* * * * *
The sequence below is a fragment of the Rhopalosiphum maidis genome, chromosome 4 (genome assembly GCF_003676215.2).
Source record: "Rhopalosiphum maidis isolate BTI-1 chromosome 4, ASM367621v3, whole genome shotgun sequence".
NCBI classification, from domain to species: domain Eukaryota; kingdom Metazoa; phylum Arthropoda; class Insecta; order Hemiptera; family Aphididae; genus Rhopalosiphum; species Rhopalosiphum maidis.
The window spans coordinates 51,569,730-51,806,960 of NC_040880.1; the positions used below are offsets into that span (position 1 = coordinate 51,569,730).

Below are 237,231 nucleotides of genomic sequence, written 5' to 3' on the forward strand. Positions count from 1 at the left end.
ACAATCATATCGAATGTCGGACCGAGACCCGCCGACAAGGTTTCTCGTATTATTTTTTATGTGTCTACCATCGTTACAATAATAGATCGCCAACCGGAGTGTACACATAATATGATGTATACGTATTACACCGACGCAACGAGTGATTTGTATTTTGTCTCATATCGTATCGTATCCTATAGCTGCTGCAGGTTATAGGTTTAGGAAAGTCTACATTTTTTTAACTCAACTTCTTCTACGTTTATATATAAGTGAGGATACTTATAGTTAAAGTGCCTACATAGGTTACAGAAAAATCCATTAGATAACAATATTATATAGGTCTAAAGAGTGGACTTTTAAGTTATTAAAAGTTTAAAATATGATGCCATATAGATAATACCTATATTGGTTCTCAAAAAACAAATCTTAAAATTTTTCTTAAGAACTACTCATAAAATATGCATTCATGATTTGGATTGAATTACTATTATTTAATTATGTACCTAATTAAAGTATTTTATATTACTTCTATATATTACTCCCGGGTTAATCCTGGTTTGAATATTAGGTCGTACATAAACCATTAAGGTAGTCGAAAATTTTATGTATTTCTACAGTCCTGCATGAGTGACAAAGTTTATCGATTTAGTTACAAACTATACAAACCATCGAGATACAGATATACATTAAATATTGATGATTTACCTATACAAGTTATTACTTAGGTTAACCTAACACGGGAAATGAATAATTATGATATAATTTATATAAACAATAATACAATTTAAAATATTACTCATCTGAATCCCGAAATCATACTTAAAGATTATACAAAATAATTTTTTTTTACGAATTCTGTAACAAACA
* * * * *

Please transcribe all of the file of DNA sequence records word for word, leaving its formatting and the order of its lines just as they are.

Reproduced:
The sequence below is a fragment of the Rhopalosiphum maidis genome, chromosome 4 (genome assembly GCF_003676215.2).
Source record: "Rhopalosiphum maidis isolate BTI-1 chromosome 4, ASM367621v3, whole genome shotgun sequence".
NCBI classification, from domain to species: domain Eukaryota; kingdom Metazoa; phylum Arthropoda; class Insecta; order Hemiptera; family Aphididae; genus Rhopalosiphum; species Rhopalosiphum maidis.
The window spans coordinates 51,569,730-51,806,960 of NC_040880.1; the positions used below are offsets into that span (position 1 = coordinate 51,569,730).

Below are 237,231 nucleotides of genomic sequence, written 5' to 3' on the forward strand. Positions count from 1 at the left end.
ACAATCATATCGAATGTCGGACCGAGACCCGCCGACAAGGTTTCTCGTATTATTTTTTATGTGTCTACCATCGTTACAATAATAGATCGCCAACCGGAGTGTACACATAATATGATGTATACGTATTACACCGACGCAACGAGTGATTTGTATTTTGTCTCATATCGTATCGTATCCTATAGCTGCTGCAGGTTATAGGTTTAGGAAAGTCTACATTTTTTTAACTCAACTTCTTCTACGTTTATATATAAGTGAGGATACTTATAGTTAAAGTGCCTACATAGGTTACAGAAAAATCCATTAGATAACAATATTATATAGGTCTAAAGAGTGGACTTTTAAGTTATTAAAAGTTTAAAATATGATGCCATATAGATAATACCTATATTGGTTCTCAAAAAACAAATCTTAAAATTTTTCTTAAGAACTACTCATAAAATATGCATTCATGATTTGGATTGAATTACTATTATTTAATTATGTACCTAATTAAAGTATTTTATATTACTTCTATATATTACTCCCGGGTTAATCCTGGTTTGAATATTAGGTCGTACATAAACCATTAAGGTAGTCGAAAATTTTATGTATTTCTACAGTCCTGCATGAGTGACAAAGTTTATCGATTTAGTTACAAACTATACAAACCATCGAGATACAGATATACATTAAATATTGATGATTTACCTATACAAGTTATTACTTAGGTTAACCTAACACGGGAAATGAATAATTATGATATAATTTATATAAACAATAATACAATTTAAAATATTACTCATCTGAATCCCGAAATCATACTTAAAGATTATACAAAATAATTTTTTTTTACGAATTCTGTAACAAACA